|Publication number||US3928741 A|
|Publication date||Dec 23, 1975|
|Filing date||Sep 16, 1974|
|Priority date||Sep 16, 1974|
|Publication number||US 3928741 A, US 3928741A, US-A-3928741, US3928741 A, US3928741A|
|Inventors||Comer Jerry L|
|Original Assignee||Texas Instruments Inc|
|Export Citation||BiBTeX, EndNote, RefMan|
|Patent Citations (7), Referenced by (26), Classifications (8)|
|External Links: USPTO, USPTO Assignment, Espacenet|
United States Patent 1191 Comer Dec. 23, 1975  Inventor: Jerry L. Comer, Richardson, Tex.
 Assignee: Texas Instruments Incorporated,
 Filed: Sept. 16, 1974  Appl. No.: 506,485
 US. Cl. 200/159 R; 200/159 B; 200/340; 200/5 A  Int. Cl. H01H 3/12; I-IOlI-I 13/52  Field of Search 200/159 B, 292, 159 A,
200/159 B, 159 R, 275, 340, 5 A, 5 R
 References Cited UNITED STATES PATENTS 3,141,945 7/1964 Juggins 200/159 R 3,367,206 2/1968 Moody 200/340 X 3,544,987 2/1967 McMann, Jr. et al. 200/283 X 3,691,324 9/1972 Brantingson 200/5 A X 3,705,276 12/1972 Seeger, Jr. et al. 200/292 X MOMENTARY CONTACT SINGLE POLE SWITCH 3,721,778 3/1973 Seeger, Jr. et al. 200/159 B X 12/1974 Boulanger 200/5 A X OTHER PUBLICATIONS Taris, Keyboard, IBM Tech. Discl. Bulletin, Jan. 1966, Vol. 8, No. 8, p. 1064.
Primary Examiner-Robert K. Schaefer Assistant Examiner-William J. Smith Attorney, Agent, or Firm-Harold Levine; Edward J. Connors, Jr.; Stephen S. Sadacca  ABSTRACT 11 Claims, 7 Drawing Figures U.S. Patent Dec. 23, 1975 Sheet 1 0f 2 MOMENTARY CONTACT SINGLE POLE SWITCH This invention relates to momentary contact single pole pushbutton switches and, in particular, to such switches mounted on a substrate such as a printed circuit board for establishing positive electric contact in response to actuation.
A typical momentary contact single pole pushbutton switch consists of a pushbutton actuator which bears on a contact that is normally held away from two terminals by a spring bias member, the various elements being contained in and supported by a housing which may be made of one or several pieces. Depressing the pushbutton compresses the spring and causes the contact to complete an electrical circuit between the two terminals. When the depressed pushbutton is released, the spring bias member returns the contact and pushbutton to their normal positions, opening the electrical circuit. In such switches, the spring and contact are usually separate members and the pushbutton actuator must be supported by a housing.
In another type of switch such as those described and claimed in US. Pat. Nos: 3,684,842, Pushbutton Keyboard Switch Assembly with Improved Over Center Diaphragm Contact; 3,725,907, Pushbutton Keyboard System; 3,611,357, Pushbutton Keyboard Assembly; 3,783,205, Keyboard Switch Matrix Assembly with Improved Guide Means for Reducing Transfer of Bounding Motion to Movable Conductor; 3,707,609, Diaphragm Pushbutton Switch Array for Keyboards; 3,806,673, Pushbutton Keyboard Switch Assembly with Improved Disc Spring Contact and Printed Circuit Structure; and 3,808,384, Pushbutton Keyboard System, switches are disclosed utilizing a one piece spring contact; however, the pushbutton actuator must still be restrained by a suitable support. In such switches, for example, the pushbutton actuator is restrained by a suitable support such that it is positioned above a cupped bimetal disc which is located in a pocket formed by an insulator, flexible membrane and a printed wiring board. The disc is supported by two staples, for example, which feed through the printed circuit board and are electrically connected to its circuitry. The center of the disc is above, but not normally contacting, another staple which is electrically connected to other circuitry on the printed circuit board. Depressing the pushbutton deforms the cup-shaped spring disc such that the disc contacts the staple under its center which completes an electrical circuit between the center staple and the two support staples and their respective associated circuitry. When the depressed pushbutton is released the spring action of the disc returns the button to its normal position and opens the electrical circuit.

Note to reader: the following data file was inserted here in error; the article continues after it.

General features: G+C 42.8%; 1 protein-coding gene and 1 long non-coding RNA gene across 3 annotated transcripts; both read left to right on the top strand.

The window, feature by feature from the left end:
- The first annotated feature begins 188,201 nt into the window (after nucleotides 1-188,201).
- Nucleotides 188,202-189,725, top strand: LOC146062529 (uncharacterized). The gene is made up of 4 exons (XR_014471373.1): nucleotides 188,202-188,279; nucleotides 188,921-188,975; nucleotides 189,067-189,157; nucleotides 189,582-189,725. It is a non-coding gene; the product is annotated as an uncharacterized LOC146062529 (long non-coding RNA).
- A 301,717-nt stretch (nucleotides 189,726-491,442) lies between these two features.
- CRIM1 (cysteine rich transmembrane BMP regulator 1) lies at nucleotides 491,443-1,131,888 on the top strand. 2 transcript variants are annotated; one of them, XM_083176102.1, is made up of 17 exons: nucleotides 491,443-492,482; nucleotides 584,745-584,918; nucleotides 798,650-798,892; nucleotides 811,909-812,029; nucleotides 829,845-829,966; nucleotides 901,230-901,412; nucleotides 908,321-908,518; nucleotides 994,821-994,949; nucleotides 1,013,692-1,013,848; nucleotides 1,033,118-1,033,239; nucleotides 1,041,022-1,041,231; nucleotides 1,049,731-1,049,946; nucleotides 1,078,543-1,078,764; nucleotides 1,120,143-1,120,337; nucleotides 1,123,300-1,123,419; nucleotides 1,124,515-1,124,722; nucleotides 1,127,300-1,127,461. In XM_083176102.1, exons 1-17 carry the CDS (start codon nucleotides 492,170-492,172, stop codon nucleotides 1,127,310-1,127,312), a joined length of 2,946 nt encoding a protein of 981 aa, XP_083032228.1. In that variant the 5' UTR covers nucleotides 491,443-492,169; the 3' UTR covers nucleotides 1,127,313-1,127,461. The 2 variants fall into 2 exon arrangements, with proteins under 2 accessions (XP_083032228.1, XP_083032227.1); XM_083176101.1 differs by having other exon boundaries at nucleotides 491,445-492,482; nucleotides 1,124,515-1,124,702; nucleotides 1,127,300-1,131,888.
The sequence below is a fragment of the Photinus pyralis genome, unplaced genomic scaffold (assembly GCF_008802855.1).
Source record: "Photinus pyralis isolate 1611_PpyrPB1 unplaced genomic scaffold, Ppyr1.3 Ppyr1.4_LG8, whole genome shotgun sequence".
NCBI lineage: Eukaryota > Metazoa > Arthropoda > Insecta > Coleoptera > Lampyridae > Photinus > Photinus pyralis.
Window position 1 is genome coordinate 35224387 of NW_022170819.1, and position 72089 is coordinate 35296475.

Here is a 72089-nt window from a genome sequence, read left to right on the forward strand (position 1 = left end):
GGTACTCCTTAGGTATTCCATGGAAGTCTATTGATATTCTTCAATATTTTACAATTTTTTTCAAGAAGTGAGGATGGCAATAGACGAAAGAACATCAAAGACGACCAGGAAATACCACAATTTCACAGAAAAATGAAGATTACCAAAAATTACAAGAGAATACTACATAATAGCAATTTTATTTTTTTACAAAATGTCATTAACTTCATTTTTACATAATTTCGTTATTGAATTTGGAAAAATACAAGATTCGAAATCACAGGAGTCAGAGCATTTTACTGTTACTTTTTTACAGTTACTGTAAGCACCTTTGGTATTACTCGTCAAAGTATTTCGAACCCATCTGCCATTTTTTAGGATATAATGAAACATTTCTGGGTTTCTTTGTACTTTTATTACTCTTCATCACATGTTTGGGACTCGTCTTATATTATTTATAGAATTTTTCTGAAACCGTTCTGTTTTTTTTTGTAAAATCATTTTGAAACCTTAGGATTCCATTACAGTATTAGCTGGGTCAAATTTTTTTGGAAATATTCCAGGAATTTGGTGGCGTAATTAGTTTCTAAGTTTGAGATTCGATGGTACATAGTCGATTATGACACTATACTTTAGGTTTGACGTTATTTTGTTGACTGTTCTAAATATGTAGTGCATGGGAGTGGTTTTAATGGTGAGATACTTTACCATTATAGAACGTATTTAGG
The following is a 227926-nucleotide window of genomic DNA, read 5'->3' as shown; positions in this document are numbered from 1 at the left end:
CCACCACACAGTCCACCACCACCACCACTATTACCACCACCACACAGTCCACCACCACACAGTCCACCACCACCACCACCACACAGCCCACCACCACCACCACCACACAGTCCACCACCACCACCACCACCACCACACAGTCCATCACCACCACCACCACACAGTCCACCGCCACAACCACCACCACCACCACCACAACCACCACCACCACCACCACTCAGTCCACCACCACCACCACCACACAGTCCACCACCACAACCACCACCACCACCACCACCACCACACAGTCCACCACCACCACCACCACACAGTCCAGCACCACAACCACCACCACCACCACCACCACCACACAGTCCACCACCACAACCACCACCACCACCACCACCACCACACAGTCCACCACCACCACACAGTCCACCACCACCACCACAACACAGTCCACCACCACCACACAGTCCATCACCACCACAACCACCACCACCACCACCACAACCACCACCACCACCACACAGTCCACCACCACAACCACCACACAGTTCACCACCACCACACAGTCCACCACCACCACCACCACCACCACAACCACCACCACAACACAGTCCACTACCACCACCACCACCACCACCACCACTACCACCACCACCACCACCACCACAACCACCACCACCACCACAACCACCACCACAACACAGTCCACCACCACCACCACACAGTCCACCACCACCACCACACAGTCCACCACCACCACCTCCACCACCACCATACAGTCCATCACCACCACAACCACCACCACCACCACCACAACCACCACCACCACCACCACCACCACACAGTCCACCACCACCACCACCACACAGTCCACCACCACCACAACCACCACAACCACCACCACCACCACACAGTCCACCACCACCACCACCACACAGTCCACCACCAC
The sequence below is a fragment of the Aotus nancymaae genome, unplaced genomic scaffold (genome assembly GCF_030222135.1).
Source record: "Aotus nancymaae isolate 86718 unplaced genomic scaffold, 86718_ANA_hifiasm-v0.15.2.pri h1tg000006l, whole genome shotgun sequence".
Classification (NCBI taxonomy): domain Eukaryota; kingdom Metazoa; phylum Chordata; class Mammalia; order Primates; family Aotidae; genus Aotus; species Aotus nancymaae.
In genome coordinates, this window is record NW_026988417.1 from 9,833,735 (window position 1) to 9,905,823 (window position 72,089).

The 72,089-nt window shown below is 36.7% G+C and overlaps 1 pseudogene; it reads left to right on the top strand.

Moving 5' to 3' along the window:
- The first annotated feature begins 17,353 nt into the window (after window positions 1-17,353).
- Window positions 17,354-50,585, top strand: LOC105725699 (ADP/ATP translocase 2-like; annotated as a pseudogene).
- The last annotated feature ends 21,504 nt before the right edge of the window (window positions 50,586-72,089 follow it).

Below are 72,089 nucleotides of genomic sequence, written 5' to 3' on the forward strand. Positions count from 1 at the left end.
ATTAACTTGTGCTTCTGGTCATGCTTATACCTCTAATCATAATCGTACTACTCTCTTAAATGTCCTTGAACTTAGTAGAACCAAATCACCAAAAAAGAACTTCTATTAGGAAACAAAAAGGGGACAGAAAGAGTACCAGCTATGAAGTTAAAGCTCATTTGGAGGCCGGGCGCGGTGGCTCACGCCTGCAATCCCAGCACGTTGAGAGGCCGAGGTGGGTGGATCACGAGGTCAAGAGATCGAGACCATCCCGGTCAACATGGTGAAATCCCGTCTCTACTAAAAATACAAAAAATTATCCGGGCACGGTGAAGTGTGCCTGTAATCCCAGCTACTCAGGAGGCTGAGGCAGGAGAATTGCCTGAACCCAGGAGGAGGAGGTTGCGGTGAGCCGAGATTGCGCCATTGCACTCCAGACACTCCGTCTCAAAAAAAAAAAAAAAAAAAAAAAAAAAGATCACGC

It is an object of the present invention to providean improved and greatly simplified momentary contact single pole pushbutton switch.
It is another object of the invention to provide a momentary contact pushbutton single pole switch in which the pushbutton actuator requires no support housing.
It is still another object of the invention to provide a momentary contact single pole pushbutton switch which does not require a separate spring and actuator contact.
It is still a further object of the invention to provide a method for manufacturing a momentary contact single pole pushbutton switch which is greatly simplified.